Over the Providence River and approaching the second mile, a handful of men dropped off the back. Yet 15 men still remained in contention hitting two miles in 9:16. The U.S. Army Olympians Shadrack Kipchirchir and Leonard Korir made their presence known, as did Bowerman member Fernandez, and Chelanga.

With a kilometer remaining the group began to get antsy. That’s when Chelanga cranked the pace up a notch and began his sprint. Hitting the final turn and beginning the ascent towards the finish with 300 meters left, it looked like Chelanga may have enough in the tank to hold off the six men in his slipstream.

Hill, though, was biding his time. Knowing what Bumbalough had told him about looking at the race as a 5000m on the track, Hill knew he could wait a bit longer to pounce. On the track Hill is accustomed to surging from behind in the final meters: that’s how he earned a silver medal at the IAAF World Indoor Championships earlier this year.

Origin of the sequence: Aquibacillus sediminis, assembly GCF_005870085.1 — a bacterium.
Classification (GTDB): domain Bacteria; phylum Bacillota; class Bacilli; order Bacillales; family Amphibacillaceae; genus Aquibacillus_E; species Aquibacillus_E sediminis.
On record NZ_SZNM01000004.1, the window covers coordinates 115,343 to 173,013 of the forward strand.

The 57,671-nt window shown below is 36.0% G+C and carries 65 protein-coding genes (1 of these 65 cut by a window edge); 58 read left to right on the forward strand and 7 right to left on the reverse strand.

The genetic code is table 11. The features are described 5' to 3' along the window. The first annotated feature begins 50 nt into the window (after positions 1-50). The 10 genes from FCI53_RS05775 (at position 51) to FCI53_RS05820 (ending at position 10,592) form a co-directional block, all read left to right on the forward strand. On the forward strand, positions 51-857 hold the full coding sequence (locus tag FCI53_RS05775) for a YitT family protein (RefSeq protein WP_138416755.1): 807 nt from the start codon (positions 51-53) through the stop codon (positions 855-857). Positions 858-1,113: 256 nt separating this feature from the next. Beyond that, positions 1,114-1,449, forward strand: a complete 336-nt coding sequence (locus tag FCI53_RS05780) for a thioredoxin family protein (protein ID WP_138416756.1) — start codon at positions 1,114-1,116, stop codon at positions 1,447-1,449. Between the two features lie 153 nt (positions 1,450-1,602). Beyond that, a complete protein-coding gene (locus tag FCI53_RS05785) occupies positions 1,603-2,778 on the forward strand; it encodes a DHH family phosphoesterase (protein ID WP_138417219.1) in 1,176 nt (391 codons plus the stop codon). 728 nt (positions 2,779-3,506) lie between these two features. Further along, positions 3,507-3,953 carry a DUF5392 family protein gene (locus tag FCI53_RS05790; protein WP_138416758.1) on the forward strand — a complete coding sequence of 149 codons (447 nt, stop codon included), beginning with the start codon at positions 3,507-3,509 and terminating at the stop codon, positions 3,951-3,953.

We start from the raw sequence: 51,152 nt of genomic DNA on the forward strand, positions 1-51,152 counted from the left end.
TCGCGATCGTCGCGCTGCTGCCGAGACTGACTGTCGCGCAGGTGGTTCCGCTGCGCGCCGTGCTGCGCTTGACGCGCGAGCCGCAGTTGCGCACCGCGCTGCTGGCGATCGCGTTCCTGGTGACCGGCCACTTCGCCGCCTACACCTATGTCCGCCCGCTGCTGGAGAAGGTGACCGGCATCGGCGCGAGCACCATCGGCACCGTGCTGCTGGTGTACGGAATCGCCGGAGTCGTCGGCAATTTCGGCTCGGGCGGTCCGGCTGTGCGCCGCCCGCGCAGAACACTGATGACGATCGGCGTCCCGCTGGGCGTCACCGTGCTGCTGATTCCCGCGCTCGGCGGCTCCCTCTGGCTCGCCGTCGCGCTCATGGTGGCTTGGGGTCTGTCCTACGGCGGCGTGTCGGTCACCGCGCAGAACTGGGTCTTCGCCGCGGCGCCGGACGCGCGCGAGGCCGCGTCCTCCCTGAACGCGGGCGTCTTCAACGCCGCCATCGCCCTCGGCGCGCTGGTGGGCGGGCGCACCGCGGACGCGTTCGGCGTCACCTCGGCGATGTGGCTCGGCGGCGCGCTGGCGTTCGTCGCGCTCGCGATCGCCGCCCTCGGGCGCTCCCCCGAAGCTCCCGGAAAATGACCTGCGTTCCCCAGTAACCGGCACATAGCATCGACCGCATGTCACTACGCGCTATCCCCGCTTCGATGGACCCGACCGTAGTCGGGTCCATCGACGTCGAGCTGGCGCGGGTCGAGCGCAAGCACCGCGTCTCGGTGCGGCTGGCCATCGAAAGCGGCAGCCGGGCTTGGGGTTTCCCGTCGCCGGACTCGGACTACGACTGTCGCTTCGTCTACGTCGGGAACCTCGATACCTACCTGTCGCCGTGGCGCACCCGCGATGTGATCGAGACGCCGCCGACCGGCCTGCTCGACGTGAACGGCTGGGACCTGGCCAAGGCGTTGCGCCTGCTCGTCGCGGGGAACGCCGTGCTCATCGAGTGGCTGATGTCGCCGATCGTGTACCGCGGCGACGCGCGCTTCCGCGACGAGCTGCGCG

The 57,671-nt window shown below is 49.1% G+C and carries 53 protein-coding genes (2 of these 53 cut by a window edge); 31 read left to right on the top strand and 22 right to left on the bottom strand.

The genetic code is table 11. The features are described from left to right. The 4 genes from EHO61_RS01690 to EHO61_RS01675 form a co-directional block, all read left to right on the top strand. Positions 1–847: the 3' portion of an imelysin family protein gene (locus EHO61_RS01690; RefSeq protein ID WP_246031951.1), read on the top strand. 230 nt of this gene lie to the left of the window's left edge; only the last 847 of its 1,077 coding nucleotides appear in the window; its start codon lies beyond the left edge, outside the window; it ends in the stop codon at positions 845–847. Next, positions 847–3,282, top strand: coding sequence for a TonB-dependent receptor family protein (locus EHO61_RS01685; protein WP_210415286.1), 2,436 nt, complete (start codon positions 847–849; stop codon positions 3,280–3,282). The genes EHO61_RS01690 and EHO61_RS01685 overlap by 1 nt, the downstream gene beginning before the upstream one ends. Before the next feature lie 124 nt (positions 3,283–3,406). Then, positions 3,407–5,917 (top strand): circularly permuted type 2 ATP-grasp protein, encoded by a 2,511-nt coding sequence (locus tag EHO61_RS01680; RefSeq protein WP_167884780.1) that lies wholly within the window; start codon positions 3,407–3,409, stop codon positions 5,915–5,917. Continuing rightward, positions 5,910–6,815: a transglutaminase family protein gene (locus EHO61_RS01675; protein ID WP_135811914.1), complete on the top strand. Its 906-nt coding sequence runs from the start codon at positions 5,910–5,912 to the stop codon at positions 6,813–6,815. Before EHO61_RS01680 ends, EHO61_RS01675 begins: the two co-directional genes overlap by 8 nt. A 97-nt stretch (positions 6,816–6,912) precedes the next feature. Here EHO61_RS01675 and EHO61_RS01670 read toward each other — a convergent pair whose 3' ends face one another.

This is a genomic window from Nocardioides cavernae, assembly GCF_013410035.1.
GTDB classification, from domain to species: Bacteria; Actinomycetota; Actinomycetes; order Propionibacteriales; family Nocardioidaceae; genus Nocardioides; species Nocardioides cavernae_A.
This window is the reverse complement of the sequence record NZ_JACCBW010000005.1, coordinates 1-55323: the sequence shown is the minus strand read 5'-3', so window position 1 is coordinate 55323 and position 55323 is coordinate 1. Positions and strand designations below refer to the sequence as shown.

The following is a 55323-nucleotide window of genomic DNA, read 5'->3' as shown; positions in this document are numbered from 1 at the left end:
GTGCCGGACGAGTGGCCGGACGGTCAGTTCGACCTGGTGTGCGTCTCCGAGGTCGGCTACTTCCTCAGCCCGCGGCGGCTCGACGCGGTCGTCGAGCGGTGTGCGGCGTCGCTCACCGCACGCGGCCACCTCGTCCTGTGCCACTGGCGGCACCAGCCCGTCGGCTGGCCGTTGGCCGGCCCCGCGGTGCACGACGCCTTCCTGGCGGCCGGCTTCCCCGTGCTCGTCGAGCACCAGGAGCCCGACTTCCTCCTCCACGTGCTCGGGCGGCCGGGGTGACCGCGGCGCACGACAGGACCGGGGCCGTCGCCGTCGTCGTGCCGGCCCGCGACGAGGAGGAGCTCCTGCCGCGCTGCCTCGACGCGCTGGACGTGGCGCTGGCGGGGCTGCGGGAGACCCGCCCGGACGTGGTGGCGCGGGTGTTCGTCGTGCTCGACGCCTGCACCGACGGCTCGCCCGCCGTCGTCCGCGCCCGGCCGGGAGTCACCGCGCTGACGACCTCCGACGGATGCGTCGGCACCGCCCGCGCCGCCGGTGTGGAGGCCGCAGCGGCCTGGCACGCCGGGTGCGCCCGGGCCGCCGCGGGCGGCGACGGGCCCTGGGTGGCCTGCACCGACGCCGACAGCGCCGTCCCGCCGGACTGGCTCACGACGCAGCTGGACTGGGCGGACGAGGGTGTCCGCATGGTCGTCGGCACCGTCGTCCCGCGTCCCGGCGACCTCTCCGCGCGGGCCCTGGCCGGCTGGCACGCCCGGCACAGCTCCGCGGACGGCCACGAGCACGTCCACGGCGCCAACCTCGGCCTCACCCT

At three miles Chelanga and Hill were literally neck and neck, stride for stride for five seconds. Hill had one final gear left to carry him to the finish, breaking the tape first in 13:57. Kipchirchir passed Chelanga at the line for second, though both were given a finishing time of 13:58.

“Around the mile I was thinking I feel pretty good, two miles I was hurting, but with a K to go I was thinking this is going to take all I’ve got. I gave it everything up the hill and fortunately Chelanga just started going back a little bit,” said Hill, draped in his medal. “I’m used to being in ninth place with a lap to go and having to pass everybody. It’s a lot simpler on the road where you can go wherever you want.”

The win was a memorable way to end Hill’s 2016 season, a campaign that’s had its ups (like the World Indoor medal and national title indoors over 3000m) and downs (failing to make the U.S. Olympic Team).